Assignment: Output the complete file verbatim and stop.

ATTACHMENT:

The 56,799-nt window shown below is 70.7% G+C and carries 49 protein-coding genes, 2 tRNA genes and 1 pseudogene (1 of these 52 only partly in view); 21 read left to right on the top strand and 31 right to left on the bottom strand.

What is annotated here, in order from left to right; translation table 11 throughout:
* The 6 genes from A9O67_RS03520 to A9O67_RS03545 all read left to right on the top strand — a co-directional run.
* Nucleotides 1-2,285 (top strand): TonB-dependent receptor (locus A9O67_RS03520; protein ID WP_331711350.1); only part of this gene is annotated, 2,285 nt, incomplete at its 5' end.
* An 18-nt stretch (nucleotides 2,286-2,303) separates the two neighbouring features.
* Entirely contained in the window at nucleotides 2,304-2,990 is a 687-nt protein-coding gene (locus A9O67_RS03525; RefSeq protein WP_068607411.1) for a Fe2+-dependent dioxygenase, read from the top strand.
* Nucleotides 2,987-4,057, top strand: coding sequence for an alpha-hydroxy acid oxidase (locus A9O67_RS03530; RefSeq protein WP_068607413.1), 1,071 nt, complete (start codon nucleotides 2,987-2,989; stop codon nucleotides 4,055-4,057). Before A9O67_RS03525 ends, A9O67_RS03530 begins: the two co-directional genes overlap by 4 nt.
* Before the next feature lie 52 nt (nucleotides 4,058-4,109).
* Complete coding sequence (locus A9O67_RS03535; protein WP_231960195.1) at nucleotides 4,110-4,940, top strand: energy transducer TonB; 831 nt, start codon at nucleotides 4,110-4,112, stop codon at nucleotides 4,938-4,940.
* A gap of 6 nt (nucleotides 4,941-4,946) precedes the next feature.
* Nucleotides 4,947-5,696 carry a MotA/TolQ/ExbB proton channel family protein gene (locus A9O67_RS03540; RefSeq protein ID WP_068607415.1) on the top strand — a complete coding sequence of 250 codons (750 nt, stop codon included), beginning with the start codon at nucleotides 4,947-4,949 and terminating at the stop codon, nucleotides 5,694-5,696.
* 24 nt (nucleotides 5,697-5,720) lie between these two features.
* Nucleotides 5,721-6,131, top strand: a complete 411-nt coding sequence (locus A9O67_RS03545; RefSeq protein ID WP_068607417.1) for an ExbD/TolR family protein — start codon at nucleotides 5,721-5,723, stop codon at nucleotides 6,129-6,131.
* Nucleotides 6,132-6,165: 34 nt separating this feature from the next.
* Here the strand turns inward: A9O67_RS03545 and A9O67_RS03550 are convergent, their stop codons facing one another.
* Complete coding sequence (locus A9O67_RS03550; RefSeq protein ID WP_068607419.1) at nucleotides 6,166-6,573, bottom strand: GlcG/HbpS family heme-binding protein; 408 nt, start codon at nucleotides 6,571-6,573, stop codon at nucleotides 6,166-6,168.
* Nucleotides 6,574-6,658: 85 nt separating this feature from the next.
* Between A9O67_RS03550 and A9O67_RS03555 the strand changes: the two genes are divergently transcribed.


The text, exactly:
The 56,799-nt window shown below is 70.7% G+C and carries 49 protein-coding genes, 2 tRNA genes and 1 pseudogene (1 of these 52 only partly in view); 21 read left to right on the top strand and 31 right to left on the bottom strand.

What is annotated here, in order from left to right; translation table 11 throughout:
* The 6 genes from A9O67_RS03520 to A9O67_RS03545 all read left to right on the top strand — a co-directional run.
* Nucleotides 1-2,285 (top strand): TonB-dependent receptor (locus A9O67_RS03520; protein ID WP_331711350.1); only part of this gene is annotated, 2,285 nt, incomplete at its 5' end.
* An 18-nt stretch (nucleotides 2,286-2,303) separates the two neighbouring features.
* Entirely contained in the window at nucleotides 2,304-2,990 is a 687-nt protein-coding gene (locus A9O67_RS03525; RefSeq protein WP_068607411.1) for a Fe2+-dependent dioxygenase, read from the top strand.
* Nucleotides 2,987-4,057, top strand: coding sequence for an alpha-hydroxy acid oxidase (locus A9O67_RS03530; RefSeq protein WP_068607413.1), 1,071 nt, complete (start codon nucleotides 2,987-2,989; stop codon nucleotides 4,055-4,057). Before A9O67_RS03525 ends, A9O67_RS03530 begins: the two co-directional genes overlap by 4 nt.
* Before the next feature lie 52 nt (nucleotides 4,058-4,109).
* Complete coding sequence (locus A9O67_RS03535; protein WP_231960195.1) at nucleotides 4,110-4,940, top strand: energy transducer TonB; 831 nt, start codon at nucleotides 4,110-4,112, stop codon at nucleotides 4,938-4,940.
* A gap of 6 nt (nucleotides 4,941-4,946) precedes the next feature.
* Nucleotides 4,947-5,696 carry a MotA/TolQ/ExbB proton channel family protein gene (locus A9O67_RS03540; RefSeq protein ID WP_068607415.1) on the top strand — a complete coding sequence of 250 codons (750 nt, stop codon included), beginning with the start codon at nucleotides 4,947-4,949 and terminating at the stop codon, nucleotides 5,694-5,696.
* 24 nt (nucleotides 5,697-5,720) lie between these two features.
* Nucleotides 5,721-6,131, top strand: a complete 411-nt coding sequence (locus A9O67_RS03545; RefSeq protein ID WP_068607417.1) for an ExbD/TolR family protein — start codon at nucleotides 5,721-5,723, stop codon at nucleotides 6,129-6,131.
* Nucleotides 6,132-6,165: 34 nt separating this feature from the next.
* Here the strand turns inward: A9O67_RS03545 and A9O67_RS03550 are convergent, their stop codons facing one another.
* Complete coding sequence (locus A9O67_RS03550; RefSeq protein ID WP_068607419.1) at nucleotides 6,166-6,573, bottom strand: GlcG/HbpS family heme-binding protein; 408 nt, start codon at nucleotides 6,571-6,573, stop codon at nucleotides 6,166-6,168.
* Nucleotides 6,574-6,658: 85 nt separating this feature from the next.
* Between A9O67_RS03550 and A9O67_RS03555 the strand changes: the two genes are divergently transcribed.